Articles taggués ‘debian’

How to count total number of word occurrences using grep on Linux or Unix

27/07/2017 Comments off

I want to find out how many times a word (say foo or an IP address) occurs in a text file using the grep command on Linux or Unix-like system?

You can use the grep command to search strings, words, text, and numbers for a given patterns. You can pass the -coption to grep command. It only shows the number of times that the pattern has been matched for each file.




Show the total number of times that the word foo appears in a file named bar.txt

The syntax is:
grep -c string filename
grep -c foo bar.txt

Sample outputs:


To count total number of occurrences of word in a file named /etc/passwd root using grep, run:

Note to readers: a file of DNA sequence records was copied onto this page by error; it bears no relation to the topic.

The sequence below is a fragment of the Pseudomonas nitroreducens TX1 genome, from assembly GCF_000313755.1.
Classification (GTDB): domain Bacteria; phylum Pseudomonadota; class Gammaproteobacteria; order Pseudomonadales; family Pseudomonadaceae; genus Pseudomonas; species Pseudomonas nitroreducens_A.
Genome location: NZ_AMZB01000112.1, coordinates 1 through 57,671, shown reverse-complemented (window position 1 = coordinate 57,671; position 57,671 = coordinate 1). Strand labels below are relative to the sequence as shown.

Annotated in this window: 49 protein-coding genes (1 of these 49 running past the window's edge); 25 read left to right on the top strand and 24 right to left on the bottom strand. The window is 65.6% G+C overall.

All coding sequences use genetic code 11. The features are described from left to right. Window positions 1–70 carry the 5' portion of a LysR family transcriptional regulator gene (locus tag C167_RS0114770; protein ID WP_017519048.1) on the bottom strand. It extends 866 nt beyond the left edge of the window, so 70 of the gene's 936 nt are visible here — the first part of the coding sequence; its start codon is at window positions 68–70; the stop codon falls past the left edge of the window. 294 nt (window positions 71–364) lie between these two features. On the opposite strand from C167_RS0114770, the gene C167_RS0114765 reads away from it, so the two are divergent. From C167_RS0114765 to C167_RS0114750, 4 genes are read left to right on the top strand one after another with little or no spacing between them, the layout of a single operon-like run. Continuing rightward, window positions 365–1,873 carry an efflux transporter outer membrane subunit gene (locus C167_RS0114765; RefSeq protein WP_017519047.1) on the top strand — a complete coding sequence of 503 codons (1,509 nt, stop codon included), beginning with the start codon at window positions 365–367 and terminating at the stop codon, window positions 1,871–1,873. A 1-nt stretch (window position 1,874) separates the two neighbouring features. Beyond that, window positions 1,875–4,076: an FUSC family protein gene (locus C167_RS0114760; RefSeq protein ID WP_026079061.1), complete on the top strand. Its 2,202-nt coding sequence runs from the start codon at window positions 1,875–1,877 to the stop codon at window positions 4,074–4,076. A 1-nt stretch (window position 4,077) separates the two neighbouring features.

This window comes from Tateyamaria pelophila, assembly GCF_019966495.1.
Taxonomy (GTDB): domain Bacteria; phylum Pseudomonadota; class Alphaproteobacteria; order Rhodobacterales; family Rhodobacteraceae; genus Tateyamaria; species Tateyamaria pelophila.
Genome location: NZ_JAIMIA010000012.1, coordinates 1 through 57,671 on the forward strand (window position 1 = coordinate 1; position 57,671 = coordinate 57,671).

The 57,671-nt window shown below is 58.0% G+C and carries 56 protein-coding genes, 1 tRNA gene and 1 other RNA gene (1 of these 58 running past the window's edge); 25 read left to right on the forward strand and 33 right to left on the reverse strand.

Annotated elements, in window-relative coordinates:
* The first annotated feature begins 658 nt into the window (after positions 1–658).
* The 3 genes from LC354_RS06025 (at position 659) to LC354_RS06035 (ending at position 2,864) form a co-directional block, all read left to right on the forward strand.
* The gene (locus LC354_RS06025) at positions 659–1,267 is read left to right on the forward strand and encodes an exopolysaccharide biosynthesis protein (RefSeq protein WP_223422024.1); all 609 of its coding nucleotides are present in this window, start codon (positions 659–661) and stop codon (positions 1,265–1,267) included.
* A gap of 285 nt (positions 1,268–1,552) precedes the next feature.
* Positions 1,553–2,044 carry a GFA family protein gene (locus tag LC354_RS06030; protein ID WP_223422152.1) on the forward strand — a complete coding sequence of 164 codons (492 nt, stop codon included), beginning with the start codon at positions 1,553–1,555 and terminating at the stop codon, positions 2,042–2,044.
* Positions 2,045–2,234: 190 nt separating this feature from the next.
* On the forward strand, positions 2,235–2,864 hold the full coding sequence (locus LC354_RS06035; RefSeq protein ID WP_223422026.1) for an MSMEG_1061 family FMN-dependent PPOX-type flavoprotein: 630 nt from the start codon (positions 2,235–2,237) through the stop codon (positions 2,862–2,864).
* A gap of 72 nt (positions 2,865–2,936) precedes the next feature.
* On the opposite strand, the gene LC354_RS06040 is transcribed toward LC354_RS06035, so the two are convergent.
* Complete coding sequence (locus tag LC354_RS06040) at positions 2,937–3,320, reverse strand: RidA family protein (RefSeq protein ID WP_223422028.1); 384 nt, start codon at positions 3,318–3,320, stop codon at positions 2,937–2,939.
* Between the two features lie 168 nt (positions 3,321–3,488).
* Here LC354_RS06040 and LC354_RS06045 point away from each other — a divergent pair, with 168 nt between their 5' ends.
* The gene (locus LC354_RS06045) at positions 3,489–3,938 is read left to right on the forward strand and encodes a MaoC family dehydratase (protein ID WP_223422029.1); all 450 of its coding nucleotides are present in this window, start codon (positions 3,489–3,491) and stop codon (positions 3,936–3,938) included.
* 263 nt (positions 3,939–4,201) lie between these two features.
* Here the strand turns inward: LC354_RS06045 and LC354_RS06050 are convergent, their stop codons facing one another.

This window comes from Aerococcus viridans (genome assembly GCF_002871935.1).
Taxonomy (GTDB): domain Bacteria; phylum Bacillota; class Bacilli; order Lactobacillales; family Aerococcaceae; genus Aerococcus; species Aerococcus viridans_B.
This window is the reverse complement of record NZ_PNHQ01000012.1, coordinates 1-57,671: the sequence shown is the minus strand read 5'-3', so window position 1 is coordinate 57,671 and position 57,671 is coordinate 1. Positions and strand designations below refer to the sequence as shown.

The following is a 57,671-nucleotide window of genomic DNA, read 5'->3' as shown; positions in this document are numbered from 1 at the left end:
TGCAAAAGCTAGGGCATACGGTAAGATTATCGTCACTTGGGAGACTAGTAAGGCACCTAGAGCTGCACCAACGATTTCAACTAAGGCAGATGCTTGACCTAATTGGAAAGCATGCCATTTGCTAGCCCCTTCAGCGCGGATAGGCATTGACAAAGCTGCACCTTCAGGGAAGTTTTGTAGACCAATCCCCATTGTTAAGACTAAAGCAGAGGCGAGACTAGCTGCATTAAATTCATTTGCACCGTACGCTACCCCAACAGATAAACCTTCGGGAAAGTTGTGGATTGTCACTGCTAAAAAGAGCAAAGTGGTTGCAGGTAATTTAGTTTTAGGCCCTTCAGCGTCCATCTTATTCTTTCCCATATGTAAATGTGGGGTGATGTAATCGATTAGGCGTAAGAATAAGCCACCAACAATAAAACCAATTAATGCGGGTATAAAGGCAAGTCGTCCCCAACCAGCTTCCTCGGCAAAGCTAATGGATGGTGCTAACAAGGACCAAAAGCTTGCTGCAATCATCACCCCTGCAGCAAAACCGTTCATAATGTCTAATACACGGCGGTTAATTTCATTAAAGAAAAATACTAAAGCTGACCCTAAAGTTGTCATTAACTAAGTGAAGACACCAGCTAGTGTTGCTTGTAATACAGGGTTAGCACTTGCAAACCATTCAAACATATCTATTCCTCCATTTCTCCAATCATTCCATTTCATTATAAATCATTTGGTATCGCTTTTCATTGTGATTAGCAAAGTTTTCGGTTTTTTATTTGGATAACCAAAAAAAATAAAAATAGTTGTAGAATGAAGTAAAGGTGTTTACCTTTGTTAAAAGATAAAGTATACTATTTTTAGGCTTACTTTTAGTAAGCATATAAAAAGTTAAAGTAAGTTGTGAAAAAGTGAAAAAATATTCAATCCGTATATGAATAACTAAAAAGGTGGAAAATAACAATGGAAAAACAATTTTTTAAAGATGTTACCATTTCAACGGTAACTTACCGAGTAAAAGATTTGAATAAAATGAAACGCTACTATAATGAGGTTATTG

grep -c root /etc/passwd
To verify that run:
grep --color root /etc/passwd
Pass the -w option to grep to select only an entire word or phrase that matches the specified pattern:
grep -w root /etc/passwd
grep -c -w root /etc/passwd
In this example only match a word being with root:
grep --color -w '^root' /etc/passwd
grep -c -w '^root' /etc/passwd

To show only the matching part of the lines.
grep -o 'root' /etc/passwd
grep -c -o 'root' /etc/passwd

Sample session:

Fig.01: Counting occurrence of words/strings using grep commandFig.01: Counting occurrence of words/strings using grep command

How can I find out if a specific program is installed?

07/11/2016 Comments off

there’s always apt-cache policy <package-name> (no sudo needed).

Not installed:

olivier@neews:/$ apt-cache policy gnuift
   Installed: (none)
   Candidate: 0.1.14-11
   Version table:
      0.1.14-11 0
         500 oneiric/universe amd64 Packages


olivier@neews:/$ apt-cache policy firefox
   Installed: 8.0+build1-0ubuntu0.11.10.3
   Candidate: 8.0+build1-0ubuntu0.11.10.3
   Version table: